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13.02.15

Strange Attractor a conversation between David Blyth, Petra Tjitske Kalshoven and Alana Jelinek

by Caroline Gausden
Image: Credit, Manuel Brauer
 

Thanks to all who attended and contributed to the rich and lively discussion at the first of a series of three events sponsored by SCAN, Gray’s School of Art and Aberdeen City council which opened with contributions from social anthropologist Petra Tjiske Kalhoven and artists David Blyth and Alana Jelinek.

Conversation between David Blyth, Petra Tjitske Kalshoven and Alana Jelinek
2pm on 13 December 2014
Aberdeen Art Gallery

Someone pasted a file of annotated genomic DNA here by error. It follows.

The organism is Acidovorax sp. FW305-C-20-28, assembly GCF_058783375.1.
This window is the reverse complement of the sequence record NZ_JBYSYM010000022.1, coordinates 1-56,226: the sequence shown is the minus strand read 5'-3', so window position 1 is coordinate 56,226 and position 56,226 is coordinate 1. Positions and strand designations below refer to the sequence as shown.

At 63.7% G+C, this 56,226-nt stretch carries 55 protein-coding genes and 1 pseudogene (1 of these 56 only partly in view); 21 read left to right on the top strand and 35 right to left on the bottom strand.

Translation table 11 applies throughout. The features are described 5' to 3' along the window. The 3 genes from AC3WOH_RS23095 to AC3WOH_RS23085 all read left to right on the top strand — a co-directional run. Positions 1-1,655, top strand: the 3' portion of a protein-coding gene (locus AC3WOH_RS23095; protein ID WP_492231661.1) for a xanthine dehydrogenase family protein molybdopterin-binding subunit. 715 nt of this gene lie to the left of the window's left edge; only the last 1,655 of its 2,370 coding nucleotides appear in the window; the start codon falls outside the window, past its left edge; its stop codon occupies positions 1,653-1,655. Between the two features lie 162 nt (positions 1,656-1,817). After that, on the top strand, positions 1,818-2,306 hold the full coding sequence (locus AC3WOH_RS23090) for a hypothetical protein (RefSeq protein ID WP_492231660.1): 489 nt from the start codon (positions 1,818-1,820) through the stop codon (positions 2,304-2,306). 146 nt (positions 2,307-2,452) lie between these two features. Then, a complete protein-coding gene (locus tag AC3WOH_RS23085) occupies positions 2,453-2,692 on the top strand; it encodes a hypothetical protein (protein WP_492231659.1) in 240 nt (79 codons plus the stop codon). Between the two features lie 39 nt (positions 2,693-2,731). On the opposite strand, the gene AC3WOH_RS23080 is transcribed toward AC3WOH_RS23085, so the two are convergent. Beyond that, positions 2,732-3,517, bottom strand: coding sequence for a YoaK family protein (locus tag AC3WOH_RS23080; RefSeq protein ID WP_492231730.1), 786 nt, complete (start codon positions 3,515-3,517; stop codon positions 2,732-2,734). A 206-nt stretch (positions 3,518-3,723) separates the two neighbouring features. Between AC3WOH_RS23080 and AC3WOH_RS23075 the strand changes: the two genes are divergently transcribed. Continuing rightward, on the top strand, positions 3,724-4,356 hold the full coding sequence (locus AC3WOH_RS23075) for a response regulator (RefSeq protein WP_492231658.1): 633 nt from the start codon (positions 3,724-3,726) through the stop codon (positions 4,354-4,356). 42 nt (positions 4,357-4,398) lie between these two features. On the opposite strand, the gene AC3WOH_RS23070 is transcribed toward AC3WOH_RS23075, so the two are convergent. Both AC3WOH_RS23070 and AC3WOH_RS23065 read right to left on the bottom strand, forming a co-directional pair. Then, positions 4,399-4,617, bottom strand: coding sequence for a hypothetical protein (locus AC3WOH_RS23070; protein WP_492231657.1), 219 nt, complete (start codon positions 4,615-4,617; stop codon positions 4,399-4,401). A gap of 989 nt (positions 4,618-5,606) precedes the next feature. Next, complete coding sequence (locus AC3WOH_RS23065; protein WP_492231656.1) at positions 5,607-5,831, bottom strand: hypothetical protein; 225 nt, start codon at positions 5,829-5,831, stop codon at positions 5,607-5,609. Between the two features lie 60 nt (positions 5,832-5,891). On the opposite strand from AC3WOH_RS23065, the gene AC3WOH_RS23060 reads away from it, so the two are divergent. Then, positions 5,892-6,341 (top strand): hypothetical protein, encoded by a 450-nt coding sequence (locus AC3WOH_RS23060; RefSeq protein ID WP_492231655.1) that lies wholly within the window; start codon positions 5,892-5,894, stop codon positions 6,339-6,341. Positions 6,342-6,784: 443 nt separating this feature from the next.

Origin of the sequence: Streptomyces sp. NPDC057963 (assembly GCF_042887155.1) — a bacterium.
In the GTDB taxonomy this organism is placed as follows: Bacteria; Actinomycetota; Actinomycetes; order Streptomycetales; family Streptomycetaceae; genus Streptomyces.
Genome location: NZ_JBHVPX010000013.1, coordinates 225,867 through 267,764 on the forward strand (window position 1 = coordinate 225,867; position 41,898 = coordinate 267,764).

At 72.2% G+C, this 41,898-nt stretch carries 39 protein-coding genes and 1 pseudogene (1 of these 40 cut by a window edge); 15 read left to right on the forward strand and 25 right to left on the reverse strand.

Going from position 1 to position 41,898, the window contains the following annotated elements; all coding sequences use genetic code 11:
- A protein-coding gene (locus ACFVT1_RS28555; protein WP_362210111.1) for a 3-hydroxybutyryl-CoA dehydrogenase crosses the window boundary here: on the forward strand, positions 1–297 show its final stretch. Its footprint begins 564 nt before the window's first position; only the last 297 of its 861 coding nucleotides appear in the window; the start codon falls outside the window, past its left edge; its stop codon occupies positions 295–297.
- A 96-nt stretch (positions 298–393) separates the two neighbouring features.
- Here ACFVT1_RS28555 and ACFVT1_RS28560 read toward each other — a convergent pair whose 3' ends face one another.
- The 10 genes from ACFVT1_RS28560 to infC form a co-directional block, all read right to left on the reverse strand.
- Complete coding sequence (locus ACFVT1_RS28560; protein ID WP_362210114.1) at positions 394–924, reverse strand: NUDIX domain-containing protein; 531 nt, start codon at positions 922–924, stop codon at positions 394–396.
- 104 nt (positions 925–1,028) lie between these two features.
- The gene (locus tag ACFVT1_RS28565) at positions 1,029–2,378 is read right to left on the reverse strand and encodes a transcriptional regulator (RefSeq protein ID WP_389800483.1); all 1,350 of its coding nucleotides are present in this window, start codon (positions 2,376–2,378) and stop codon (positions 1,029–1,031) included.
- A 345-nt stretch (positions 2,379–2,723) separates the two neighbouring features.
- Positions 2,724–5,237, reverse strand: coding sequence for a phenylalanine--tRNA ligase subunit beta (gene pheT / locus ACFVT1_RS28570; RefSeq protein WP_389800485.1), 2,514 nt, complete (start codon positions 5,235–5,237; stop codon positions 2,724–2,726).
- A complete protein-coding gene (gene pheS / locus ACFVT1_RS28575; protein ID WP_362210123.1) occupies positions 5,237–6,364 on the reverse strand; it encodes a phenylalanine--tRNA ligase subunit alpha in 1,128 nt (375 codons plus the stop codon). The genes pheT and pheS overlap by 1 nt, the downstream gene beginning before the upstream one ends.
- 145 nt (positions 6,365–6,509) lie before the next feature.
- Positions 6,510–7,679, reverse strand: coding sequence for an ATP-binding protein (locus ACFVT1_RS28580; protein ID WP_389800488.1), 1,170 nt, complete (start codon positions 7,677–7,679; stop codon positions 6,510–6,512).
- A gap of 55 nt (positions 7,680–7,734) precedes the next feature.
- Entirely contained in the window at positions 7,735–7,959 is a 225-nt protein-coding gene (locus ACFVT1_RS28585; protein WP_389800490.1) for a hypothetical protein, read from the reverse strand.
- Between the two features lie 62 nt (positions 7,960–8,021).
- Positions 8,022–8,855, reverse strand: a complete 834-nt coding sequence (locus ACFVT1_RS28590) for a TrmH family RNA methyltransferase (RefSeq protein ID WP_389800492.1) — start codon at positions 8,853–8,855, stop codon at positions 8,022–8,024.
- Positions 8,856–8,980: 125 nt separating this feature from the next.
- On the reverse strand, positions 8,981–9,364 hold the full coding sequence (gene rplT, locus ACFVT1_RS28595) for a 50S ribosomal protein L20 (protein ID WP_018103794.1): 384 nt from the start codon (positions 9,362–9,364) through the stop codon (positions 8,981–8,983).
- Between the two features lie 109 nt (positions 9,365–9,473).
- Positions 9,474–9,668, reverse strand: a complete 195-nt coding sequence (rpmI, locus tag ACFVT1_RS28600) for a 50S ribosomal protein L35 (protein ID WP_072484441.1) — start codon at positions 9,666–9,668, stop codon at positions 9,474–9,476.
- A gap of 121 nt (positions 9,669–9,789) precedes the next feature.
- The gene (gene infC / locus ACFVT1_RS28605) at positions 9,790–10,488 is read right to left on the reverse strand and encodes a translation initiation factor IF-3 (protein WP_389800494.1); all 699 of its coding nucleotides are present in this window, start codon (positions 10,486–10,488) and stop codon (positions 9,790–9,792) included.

The series opened with Kalshoven who performed the first part of her talk with clarity and precision along to a backdrop of sounds from the male barbershop carol singers echoing into the studio space from Aberdeen Art Gallery’s atrium. The talk centred on taxidermy providing a comparative description of two different practices that combined to produce a fuller understanding of the particularities of taxidermy, its structures, techniques and hierarchies, and to open a window into Bylth’s artistic encounter with the form. Kalshoven framed her perspective as being one that could shed light on other forms of knowledge making, allowing us to think differently about how we come to know in art, collecting and in the ethnographic practices at the heart of social anthropology. She spoke on historian Carlo Ginsberg whose writing could be seen to mirror concerns in Jelinek’s narrative on how people fit ideas about the world into categories and frameworks. More particularly, Kalshoven spoke on Ginzberg’s concept of elastic rigour, concerned with registering small traces and gestures, which reveal connections between things and patterns. Elastic rigour was described as playful, intuitive knowledge, difficult to reconcile with academic rules and structure. In relation to anthropology and to the series’ concern with outsider knowledge, Kalshoven also quoted James Clifford recognition of it as a useful tool for understanding ‘ how one feels ones way into an unfamiliar ethnographic situation.’ In the world of taxidermy Kalshoven is outsider learning from the practitioners as they mimic the natural worlds that inspire them. She notes that because of the various competitive structures within the discipline there is a search for the ideal specimen, without imperfections, each work a rehearsal for the perfect imitation of life that leads to hyper real results. In contrast to this Blyth seems more drawn to the discarded and imperfect. He goes under the skin, his birds, who join us in the room, are striped back to the manikin’s Kalshoven describes as differently fashioned to model perfect surfaces. Despite this reversal, this doing away of the illusion of life, Kalshoven registers an intriguing liveliness and movement in Blyth’s work that celebrates the skill of taxidermy by turning it inside out and bringing it to life in a very different setting.